How Do I Pack for a Short Trip?

The capsule holiday wardrobe is the holy grail of travel: an interchangeable, efficient system of dressing that in an ideal world necessitates no more than a tote and a bag that will fit in an airplane overhead bin. This is a particularly pressing ideal this summer, as warnings grow of airport chaos and the potential for lost luggage, but packing light also provides what I think of as a much overlooked psychological boost.

Sure, movies are full of the glamour of landing on the airport tarmac with a quadrillion Louis Vuitton trunks (hello, Elizabeth Taylor), but there is something liberating about leaving most of your worldly possessions behind. The weight of stuff falls from your shoulders, as does the time spent deciding what to wear. Instead, you are free to enjoy and experience the place where you are, your ego fading into the background so you can ogle what is around you, be it nature or monuments.

Also, of course, it’s just a lot easier to carry.

Fashion professionals may not seem like the best people to advise on how to pack less since their days are spent thinking about how to wear more, but given the travel demands on their time, they know a fair amount about the subject. Erik Maza, the executive style director of Town & Country, said he had been traveling with only a carry-on for decades — even for two-week, two-city fashion week jaunts. Thus, an ad hoc survey of such colleagues yielded the following tips.

1. There’s no magic number of items or combination of colors to pack, though most experts advise between 10 and 15 items (underwear and socks do not count), and say that neutrals are generally easier to mix and match than a panoply of potentially jarring shades. (The other option is to hew to a kind of monochrome dressing.) The key is that everything fits together like a cog in the wheel of your adventure.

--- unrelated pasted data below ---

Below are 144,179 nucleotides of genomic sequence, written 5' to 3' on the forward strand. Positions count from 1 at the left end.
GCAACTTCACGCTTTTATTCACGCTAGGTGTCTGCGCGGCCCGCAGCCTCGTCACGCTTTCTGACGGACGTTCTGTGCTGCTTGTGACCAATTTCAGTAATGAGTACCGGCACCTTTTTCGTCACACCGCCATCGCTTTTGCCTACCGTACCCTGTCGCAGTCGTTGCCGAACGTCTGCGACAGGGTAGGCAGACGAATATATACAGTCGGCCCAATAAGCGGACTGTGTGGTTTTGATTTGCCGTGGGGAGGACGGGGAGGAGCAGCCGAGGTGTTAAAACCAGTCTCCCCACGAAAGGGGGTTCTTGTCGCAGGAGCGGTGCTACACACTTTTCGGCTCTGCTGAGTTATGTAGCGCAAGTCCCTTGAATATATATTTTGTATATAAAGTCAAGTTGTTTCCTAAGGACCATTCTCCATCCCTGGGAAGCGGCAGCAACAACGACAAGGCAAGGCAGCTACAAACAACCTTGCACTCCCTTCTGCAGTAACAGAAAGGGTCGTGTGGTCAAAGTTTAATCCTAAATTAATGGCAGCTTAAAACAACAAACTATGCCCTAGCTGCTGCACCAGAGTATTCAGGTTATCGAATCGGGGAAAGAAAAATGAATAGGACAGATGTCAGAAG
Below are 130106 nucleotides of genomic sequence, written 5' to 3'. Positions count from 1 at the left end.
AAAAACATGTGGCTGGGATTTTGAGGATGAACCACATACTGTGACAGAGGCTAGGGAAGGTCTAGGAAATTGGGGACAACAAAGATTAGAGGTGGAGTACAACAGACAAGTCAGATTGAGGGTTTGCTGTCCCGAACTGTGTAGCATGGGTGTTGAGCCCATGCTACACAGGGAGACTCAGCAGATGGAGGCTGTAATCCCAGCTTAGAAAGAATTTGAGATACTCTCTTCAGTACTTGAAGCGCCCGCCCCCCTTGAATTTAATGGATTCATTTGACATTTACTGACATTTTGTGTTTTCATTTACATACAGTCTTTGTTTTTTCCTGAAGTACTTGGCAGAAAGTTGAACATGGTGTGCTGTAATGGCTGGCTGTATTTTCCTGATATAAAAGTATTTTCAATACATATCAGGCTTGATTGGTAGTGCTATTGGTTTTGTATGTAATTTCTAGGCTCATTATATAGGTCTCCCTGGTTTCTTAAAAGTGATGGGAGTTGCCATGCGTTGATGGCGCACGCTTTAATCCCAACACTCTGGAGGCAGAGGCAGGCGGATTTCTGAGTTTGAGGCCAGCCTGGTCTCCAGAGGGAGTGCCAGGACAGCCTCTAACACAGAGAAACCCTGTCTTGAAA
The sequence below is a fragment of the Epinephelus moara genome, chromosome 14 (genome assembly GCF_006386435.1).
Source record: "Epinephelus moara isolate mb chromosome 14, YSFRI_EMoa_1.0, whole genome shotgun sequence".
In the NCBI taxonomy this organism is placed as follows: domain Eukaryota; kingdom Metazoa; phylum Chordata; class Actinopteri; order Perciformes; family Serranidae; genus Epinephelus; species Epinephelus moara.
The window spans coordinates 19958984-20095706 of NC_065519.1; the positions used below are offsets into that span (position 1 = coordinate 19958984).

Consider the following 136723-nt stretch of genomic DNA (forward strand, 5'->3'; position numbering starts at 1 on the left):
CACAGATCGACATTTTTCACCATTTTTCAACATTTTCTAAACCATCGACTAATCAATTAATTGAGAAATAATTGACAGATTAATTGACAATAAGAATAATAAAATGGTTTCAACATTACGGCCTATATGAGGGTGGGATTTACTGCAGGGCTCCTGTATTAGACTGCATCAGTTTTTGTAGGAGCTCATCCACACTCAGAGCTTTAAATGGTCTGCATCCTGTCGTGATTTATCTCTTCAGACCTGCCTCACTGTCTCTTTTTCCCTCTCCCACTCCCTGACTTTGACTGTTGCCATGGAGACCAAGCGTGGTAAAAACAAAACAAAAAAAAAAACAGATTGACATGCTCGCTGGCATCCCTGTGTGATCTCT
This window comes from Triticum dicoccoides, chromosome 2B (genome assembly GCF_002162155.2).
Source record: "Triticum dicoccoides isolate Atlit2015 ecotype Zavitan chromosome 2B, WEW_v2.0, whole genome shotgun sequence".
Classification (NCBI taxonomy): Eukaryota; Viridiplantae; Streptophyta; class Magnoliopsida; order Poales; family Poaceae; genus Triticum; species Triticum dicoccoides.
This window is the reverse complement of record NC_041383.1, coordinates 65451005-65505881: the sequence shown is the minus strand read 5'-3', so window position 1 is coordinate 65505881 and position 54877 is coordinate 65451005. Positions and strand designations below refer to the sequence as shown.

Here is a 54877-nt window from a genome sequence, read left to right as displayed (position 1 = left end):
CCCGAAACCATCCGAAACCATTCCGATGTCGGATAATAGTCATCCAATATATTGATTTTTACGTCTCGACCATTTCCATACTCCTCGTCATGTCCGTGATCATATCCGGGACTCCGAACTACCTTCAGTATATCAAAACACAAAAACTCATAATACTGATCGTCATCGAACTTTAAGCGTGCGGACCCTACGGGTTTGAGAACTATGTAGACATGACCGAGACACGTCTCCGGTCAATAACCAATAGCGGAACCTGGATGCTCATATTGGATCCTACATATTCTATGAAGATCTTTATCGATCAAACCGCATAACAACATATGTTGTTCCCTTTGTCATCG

2. Shoes are the biggest space suck. For hiking, you need a sturdy pair of shoes, a more casual pair of walking sneakers like Keds and perhaps sandals. If you are also going to a city, add a pair of dressy sandals. (My solution: a pair of fancy Birkenstocks, which can be worn at the beach, walking and out to dinner).

3. Samira Nasr, the editor in chief of Harper’s Bazaar, suggests a chambray or linen button-up or two, which are great as a cover-up during the day and double as tops for more formal occasions.

4. Pack a pair or two of shorts and two pairs of pants, maybe in cotton or rough linen that can be wrinkled. (Avoid belts because, if you are wearing a backpack with a waist strap, they can chafe.) Add one dress, a cardigan or hoodie and a thin rain jacket. Also accessories, of course. Forget folding: roll.

Even if you have the luxury of traveling with many bags, it’s worth trying a capsule travel wardrobe system, simply for the mental and emotional experience. It’s like spending a little time in Marie Kondo world, without the commitment.

Every week on Open Thread, Vanessa will answer a reader’s fashion-related question, which you can send to her anytime via email or Twitter. Questions are edited and condensed.